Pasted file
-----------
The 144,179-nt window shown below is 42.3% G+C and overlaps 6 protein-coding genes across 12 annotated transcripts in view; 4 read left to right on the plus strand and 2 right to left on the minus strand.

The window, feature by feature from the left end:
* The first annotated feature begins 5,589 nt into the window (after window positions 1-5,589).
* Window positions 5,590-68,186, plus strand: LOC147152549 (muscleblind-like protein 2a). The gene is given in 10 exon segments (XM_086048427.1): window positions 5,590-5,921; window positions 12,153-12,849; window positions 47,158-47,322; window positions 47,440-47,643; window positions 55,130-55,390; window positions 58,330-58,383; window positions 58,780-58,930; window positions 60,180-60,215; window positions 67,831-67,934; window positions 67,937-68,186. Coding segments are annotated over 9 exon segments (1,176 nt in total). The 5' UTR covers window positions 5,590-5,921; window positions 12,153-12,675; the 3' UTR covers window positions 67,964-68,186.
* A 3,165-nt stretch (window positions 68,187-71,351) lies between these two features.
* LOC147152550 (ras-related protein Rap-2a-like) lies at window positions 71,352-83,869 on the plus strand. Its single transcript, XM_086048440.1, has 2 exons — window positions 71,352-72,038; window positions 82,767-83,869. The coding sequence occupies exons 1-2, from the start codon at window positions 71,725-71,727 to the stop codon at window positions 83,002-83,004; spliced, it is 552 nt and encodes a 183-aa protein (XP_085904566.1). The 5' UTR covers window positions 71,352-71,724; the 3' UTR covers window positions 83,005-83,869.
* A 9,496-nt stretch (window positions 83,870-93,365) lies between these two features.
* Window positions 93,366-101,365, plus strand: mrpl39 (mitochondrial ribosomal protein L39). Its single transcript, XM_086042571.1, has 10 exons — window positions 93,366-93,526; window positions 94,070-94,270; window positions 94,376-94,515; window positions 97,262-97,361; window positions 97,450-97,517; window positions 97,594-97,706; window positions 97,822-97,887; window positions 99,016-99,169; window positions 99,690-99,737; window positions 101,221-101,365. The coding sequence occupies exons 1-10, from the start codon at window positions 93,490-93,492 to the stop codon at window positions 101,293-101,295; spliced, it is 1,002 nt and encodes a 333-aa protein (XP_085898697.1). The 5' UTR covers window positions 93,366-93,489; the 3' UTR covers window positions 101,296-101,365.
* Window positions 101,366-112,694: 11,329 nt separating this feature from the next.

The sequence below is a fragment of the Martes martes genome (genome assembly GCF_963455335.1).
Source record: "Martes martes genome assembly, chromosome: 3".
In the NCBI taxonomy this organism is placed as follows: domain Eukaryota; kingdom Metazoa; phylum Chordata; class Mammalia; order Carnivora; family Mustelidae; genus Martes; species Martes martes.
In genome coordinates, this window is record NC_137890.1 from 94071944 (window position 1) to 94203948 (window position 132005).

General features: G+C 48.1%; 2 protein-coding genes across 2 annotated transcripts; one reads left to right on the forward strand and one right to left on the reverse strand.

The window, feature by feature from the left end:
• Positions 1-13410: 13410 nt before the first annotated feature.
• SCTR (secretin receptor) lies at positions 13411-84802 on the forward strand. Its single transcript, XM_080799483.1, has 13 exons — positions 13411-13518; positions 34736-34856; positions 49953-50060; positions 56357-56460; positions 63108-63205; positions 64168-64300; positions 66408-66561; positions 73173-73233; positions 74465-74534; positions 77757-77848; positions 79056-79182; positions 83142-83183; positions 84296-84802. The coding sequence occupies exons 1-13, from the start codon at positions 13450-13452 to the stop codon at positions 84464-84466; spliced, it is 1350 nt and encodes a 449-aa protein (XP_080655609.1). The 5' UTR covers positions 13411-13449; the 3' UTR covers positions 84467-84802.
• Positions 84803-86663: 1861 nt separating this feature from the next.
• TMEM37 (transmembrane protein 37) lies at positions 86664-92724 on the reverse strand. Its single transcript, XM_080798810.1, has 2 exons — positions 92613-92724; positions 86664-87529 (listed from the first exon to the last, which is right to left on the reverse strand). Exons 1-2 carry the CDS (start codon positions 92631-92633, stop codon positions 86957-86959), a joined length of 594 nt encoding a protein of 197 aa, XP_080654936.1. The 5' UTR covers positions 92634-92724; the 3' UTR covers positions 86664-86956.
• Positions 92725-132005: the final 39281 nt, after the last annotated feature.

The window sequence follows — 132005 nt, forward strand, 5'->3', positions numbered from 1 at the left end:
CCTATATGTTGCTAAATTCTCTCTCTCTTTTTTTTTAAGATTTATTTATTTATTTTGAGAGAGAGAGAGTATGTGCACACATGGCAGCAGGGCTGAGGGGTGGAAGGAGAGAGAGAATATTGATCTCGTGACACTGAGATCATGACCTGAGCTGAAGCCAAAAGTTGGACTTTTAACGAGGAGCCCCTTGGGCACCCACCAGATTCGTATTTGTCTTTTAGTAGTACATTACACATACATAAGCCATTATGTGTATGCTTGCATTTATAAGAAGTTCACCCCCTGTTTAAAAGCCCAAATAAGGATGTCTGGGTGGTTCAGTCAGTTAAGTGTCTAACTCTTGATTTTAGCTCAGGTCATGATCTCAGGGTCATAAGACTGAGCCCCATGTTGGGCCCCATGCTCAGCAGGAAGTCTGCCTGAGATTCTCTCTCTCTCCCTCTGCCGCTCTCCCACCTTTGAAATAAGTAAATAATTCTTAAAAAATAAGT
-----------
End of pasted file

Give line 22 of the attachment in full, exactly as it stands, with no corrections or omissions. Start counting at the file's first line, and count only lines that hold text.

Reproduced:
CCTATATGTTGCTAAATTCTCTCTCTCTTTTTTTTTAAGATTTATTTATTTATTTTGAGAGAGAGAGAGTATGTGCACACATGGCAGCAGGGCTGAGGGGTGGAAGGAGAGAGAGAATATTGATCTCGTGACACTGAGATCATGACCTGAGCTGAAGCCAAAAGTTGGACTTTTAACGAGGAGCCCCTTGGGCACCCACCAGATTCGTATTTGTCTTTTAGTAGTACATTACACATACATAAGCCATTATGTGTATGCTTGCATTTATAAGAAGTTCACCCCCTGTTTAAAAGCCCAAATAAGGATGTCTGGGTGGTTCAGTCAGTTAAGTGTCTAACTCTTGATTTTAGCTCAGGTCATGATCTCAGGGTCATAAGACTGAGCCCCATGTTGGGCCCCATGCTCAGCAGGAAGTCTGCCTGAGATTCTCTCTCTCTCCCTCTGCCGCTCTCCCACCTTTGAAATAAGTAAATAATTCTTAAAAAATAAGT